Government challenged to act on ‘unfair’ system for LGBT asylum seekers
The government has been challenged to act, to ensure LGBT asylum seekers facing persecution will be treated fairly.
The system has previously been slammed for systematic unfairness – with asylum seekers often forced to go to extreme lengths to ‘prove’ both their sexuality and that they face persecution for it.
Home Secretary Theresa May ordered a review of the way that LGBT cases are handled last year and accepted the case for reforms – but campaign groups say little has changed and the system is still “extremely unfair”.
Raising the issue in the House of Lords, Lib Dem peer Lord Scriven asked the government when they plan to implement the recommendations of the industry inspector on the issue.
Home Office minister Lord Bates replied: “The Home Office has been actively working to implement the recommendations. An updated asylum instruction considering sexual identity issues in the asylum claim has been issued.
“Approved training for staff is under development. These will ensure the sensitive and effective exploration of asylum claims based on sexuality. The Home Office is conducting ‘second pair of eyes’ checks on all such claims to ensure the consistent recording of cases and more accurate data.”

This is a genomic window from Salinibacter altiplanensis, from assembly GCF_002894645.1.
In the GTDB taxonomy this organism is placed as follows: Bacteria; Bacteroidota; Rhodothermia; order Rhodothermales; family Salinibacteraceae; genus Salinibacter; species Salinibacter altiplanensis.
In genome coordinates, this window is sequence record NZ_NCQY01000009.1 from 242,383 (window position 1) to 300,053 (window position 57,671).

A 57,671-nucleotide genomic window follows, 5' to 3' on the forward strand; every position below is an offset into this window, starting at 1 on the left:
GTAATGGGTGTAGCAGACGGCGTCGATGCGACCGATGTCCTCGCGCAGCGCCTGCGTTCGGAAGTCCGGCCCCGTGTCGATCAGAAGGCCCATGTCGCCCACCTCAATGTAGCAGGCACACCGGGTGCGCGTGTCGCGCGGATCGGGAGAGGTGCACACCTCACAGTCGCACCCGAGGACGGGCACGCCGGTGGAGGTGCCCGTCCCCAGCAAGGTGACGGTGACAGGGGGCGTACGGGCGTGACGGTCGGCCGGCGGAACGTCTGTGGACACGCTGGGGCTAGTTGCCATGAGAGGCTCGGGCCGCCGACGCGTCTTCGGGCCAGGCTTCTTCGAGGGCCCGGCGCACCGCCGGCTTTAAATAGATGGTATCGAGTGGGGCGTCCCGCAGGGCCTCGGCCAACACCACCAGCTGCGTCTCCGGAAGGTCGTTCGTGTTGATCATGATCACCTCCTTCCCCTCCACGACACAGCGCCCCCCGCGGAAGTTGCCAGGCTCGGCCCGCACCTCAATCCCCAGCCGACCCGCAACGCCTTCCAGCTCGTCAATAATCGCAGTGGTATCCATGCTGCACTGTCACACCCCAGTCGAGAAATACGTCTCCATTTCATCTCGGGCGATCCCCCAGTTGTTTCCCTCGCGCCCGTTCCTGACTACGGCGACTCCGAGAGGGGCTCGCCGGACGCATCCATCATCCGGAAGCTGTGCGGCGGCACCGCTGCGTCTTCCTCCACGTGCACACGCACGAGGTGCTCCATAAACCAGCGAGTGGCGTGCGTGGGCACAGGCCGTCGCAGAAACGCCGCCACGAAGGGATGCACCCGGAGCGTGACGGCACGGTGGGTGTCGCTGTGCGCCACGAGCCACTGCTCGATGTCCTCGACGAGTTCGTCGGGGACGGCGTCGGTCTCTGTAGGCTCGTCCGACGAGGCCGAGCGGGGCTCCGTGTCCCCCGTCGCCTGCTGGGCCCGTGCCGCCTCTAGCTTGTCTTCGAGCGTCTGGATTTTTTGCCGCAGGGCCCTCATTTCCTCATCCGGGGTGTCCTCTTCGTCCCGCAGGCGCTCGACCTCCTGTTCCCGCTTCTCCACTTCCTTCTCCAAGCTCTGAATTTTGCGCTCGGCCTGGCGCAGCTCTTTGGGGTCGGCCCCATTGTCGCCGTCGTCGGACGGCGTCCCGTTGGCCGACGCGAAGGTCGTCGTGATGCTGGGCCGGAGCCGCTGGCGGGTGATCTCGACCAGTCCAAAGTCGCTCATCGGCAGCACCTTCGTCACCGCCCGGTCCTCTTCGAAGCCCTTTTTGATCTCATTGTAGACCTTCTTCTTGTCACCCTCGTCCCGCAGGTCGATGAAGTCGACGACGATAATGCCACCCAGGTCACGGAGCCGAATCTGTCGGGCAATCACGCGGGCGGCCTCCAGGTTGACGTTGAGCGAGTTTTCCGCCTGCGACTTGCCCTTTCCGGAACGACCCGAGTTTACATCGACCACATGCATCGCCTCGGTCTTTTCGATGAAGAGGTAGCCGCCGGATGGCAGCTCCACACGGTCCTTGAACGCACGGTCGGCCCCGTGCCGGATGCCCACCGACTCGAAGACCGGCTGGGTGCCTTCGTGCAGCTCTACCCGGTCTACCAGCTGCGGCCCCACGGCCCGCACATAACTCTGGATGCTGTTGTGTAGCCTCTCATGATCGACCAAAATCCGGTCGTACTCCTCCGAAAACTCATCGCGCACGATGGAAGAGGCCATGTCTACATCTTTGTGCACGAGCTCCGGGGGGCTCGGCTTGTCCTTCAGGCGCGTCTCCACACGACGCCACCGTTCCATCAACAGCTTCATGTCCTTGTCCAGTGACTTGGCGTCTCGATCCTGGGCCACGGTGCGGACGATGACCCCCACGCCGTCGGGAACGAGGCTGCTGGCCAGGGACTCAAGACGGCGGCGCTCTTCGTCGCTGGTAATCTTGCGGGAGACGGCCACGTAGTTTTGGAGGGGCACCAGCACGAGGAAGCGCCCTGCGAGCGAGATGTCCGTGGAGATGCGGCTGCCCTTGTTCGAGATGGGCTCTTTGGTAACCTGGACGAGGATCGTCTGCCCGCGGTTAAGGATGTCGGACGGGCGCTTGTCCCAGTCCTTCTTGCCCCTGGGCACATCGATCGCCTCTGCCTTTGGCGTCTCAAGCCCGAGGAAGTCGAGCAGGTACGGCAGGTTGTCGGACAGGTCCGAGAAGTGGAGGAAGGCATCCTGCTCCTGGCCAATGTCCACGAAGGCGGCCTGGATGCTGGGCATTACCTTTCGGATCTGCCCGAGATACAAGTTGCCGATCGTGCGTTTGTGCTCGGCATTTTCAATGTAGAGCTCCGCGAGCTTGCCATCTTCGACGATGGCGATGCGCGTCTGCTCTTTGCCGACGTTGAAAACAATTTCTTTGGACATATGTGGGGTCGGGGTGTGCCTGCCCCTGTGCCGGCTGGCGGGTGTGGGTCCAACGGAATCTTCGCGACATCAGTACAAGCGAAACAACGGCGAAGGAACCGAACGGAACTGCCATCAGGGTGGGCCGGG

Howeve, Lord Scriven warned that an action plan on the issue drawn up with third sector groups “has become more plan than action”.
Lord Bates replied: “We have accepted all [the inspector’s] recommendations and they are in the process of being implemented.
“I do not have a final date for when that will be concluded, but I shall certainly speak with officials about that and write to him.”
The Home Office was recently forced to suspend its system to “fast track” asylum cases it believes have no merit, after a High Court justice ruled the system contains “structurally unfairness”.
The Detained Fast Track system often plays a key role in removal of LGBT asylum seekers, allowing the government to seek removal in as little as 22 days. In the past has been strongly criticized by groups that represent LGBT asylum seekers, who say it does not give them long enough to prepare their case and is biased against them.